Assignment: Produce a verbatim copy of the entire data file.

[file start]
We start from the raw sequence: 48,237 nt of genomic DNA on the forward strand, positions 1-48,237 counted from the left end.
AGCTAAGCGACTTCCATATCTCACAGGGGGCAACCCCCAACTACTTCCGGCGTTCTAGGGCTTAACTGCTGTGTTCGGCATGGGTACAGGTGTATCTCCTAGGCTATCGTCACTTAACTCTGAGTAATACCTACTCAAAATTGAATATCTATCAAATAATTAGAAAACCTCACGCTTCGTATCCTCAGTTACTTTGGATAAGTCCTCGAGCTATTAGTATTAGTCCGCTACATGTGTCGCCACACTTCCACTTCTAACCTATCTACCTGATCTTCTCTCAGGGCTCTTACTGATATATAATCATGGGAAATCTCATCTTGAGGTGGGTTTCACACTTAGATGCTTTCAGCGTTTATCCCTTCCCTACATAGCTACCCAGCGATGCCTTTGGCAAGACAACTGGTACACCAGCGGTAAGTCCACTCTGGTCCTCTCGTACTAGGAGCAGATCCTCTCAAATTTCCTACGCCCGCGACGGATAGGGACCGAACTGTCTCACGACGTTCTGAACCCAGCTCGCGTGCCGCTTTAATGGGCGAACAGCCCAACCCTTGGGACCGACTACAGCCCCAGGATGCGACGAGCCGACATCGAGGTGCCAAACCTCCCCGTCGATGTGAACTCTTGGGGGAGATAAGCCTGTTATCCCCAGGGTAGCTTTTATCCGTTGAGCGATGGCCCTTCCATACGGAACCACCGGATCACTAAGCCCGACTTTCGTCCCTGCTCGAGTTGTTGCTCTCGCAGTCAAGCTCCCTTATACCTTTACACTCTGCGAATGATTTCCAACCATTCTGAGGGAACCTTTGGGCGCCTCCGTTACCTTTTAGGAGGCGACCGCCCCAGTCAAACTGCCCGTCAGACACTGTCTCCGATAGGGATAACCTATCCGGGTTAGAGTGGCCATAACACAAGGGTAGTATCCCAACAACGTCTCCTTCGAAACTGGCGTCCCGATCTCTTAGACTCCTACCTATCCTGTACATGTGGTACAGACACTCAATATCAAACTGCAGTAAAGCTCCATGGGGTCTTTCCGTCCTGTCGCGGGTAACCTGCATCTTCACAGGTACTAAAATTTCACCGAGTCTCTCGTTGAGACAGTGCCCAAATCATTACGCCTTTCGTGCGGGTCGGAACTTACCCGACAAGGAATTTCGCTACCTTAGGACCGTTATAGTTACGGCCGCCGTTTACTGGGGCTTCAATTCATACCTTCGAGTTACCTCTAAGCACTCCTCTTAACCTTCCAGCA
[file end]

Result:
We start from the raw sequence: 48,237 nt of genomic DNA on the forward strand, positions 1-48,237 counted from the left end.
AGCTAAGCGACTTCCATATCTCACAGGGGGCAACCCCCAACTACTTCCGGCGTTCTAGGGCTTAACTGCTGTGTTCGGCATGGGTACAGGTGTATCTCCTAGGCTATCGTCACTTAACTCTGAGTAATACCTACTCAAAATTGAATATCTATCAAATAATTAGAAAACCTCACGCTTCGTATCCTCAGTTACTTTGGATAAGTCCTCGAGCTATTAGTATTAGTCCGCTACATGTGTCGCCACACTTCCACTTCTAACCTATCTACCTGATCTTCTCTCAGGGCTCTTACTGATATATAATCATGGGAAATCTCATCTTGAGGTGGGTTTCACACTTAGATGCTTTCAGCGTTTATCCCTTCCCTACATAGCTACCCAGCGATGCCTTTGGCAAGACAACTGGTACACCAGCGGTAAGTCCACTCTGGTCCTCTCGTACTAGGAGCAGATCCTCTCAAATTTCCTACGCCCGCGACGGATAGGGACCGAACTGTCTCACGACGTTCTGAACCCAGCTCGCGTGCCGCTTTAATGGGCGAACAGCCCAACCCTTGGGACCGACTACAGCCCCAGGATGCGACGAGCCGACATCGAGGTGCCAAACCTCCCCGTCGATGTGAACTCTTGGGGGAGATAAGCCTGTTATCCCCAGGGTAGCTTTTATCCGTTGAGCGATGGCCCTTCCATACGGAACCACCGGATCACTAAGCCCGACTTTCGTCCCTGCTCGAGTTGTTGCTCTCGCAGTCAAGCTCCCTTATACCTTTACACTCTGCGAATGATTTCCAACCATTCTGAGGGAACCTTTGGGCGCCTCCGTTACCTTTTAGGAGGCGACCGCCCCAGTCAAACTGCCCGTCAGACACTGTCTCCGATAGGGATAACCTATCCGGGTTAGAGTGGCCATAACACAAGGGTAGTATCCCAACAACGTCTCCTTCGAAACTGGCGTCCCGATCTCTTAGACTCCTACCTATCCTGTACATGTGGTACAGACACTCAATATCAAACTGCAGTAAAGCTCCATGGGGTCTTTCCGTCCTGTCGCGGGTAACCTGCATCTTCACAGGTACTAAAATTTCACCGAGTCTCTCGTTGAGACAGTGCCCAAATCATTACGCCTTTCGTGCGGGTCGGAACTTACCCGACAAGGAATTTCGCTACCTTAGGACCGTTATAGTTACGGCCGCCGTTTACTGGGGCTTCAATTCATACCTTCGAGTTACCTCTAAGCACTCCTCTTAACCTTCCAGCA